specifically asked the Ld. Counsel to provide us the date of purchase,
which he failed. Going by the finding of the Ld. CIT(A), if the house
property was purchased in the financial year 2007-08, any payment of
interest on housing loan prior to the purchase of the house property would
definitely go towards the cost of acquisition as per the AS-10 (supra).
Any payment of interest subsequent to the said date, by any stretch of
imagination, cannot form the part of the cost of acquisition.
                                     6                     ITA No. 4954/M/2012

11.2. A simple reading of the decision of the Tribunal Chennai Bench
would also suggest that the Tribunal has considered the payment of
interest as part of the cost of acquisition. It is not clear whether the
interest upto the date of acquisition of the asset has to be considered or
even subsequent payment of interest would also go towards the cost of
acquisition. Therefore, principally we may agree with the findings of the
Tribunal, Chennai Bench but since facts are not clear, we do not find it
appropriate to make any observations on the said decision of the Tribunal.
Moreover, the Tribunal Chennai Bench has not considered AS-10 while
deciding the issue before it.

11.3. Even the facts of the case in our hand are also not complete as the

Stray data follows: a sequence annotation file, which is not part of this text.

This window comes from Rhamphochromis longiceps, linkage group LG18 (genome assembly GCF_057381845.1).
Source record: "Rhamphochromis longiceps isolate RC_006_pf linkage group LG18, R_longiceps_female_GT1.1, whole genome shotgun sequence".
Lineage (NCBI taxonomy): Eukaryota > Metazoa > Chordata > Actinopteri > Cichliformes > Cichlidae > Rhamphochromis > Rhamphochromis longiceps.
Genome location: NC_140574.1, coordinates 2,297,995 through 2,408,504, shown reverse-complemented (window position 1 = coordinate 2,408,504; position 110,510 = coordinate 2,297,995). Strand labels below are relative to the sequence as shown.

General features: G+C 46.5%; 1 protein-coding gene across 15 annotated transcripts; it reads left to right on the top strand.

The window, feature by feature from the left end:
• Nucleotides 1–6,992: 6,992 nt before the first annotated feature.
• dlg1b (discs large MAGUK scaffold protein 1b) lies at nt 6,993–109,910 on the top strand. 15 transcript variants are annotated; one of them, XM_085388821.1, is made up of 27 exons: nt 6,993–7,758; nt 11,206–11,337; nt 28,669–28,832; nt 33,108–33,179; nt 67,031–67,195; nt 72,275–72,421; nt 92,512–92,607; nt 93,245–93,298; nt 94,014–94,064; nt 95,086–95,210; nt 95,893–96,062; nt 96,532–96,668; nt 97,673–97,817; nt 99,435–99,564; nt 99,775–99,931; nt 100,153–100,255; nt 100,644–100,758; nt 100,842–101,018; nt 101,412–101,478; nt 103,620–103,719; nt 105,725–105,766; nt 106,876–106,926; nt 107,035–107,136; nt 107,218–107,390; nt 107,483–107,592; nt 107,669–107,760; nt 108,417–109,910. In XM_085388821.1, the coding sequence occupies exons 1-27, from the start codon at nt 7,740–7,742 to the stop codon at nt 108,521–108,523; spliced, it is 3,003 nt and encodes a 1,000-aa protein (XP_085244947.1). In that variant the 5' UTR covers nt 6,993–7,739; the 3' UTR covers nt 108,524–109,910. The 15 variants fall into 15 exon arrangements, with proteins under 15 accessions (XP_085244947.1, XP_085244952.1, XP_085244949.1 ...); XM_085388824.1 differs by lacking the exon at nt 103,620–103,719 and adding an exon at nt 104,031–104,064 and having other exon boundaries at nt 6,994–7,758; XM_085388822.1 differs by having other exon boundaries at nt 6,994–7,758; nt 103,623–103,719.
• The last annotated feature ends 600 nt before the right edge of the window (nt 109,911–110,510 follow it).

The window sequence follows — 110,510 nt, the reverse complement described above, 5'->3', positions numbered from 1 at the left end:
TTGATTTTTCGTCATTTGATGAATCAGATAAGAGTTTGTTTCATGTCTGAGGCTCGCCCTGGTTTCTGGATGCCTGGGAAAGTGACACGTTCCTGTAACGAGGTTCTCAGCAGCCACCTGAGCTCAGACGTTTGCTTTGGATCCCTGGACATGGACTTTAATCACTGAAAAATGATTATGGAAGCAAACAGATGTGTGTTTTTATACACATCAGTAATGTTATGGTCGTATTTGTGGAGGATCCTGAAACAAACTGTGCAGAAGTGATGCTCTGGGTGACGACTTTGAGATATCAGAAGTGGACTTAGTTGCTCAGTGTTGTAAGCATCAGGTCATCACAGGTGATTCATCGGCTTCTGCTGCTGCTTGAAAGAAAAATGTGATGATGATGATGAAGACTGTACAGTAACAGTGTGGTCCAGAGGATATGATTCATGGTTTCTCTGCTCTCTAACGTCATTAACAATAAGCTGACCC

exact date of acquisition is not known, we are therefore left with no
choice but to restore the matter to the files of the AO. The assessee is
directed to furnish the exact date of purchase of house property. The
assessee is also directed to furnish the details of payment of interest upto
the date of the purchase of house property.        The AO is directed to
consider the interest only upto the date of purchase of property as part of
the cost of acquisition.

12.   With these directions, we dispose of the appeal which is treated as
allowed for statistical purpose.

      Order pronounced in the open court on 18th March, 2015

               Sd/-                                    Sd/-
      (D.MANMOHAN )                           (N.K. BILLAIYA)
 Mumbai;  Dated : 18th March, 2015
.../ RJ , Sr. PS .../ RJ , Sr. PS
                           7       ITA No. 4954/M/2012

    /Copy of the Order forwarded to :
1.  / The Appellant
2.   × / The Respondent.
3.    () / The CIT(A)-
4.     / CIT
5.    ,   , 
     / DR, ITAT, Mumbai
6.   [  / Guard file.
                                / BY ORDER,
          ×  //True Copy//
                    (Dy./Asstt. Registrar)
                    ,  / ITAT, Mumbai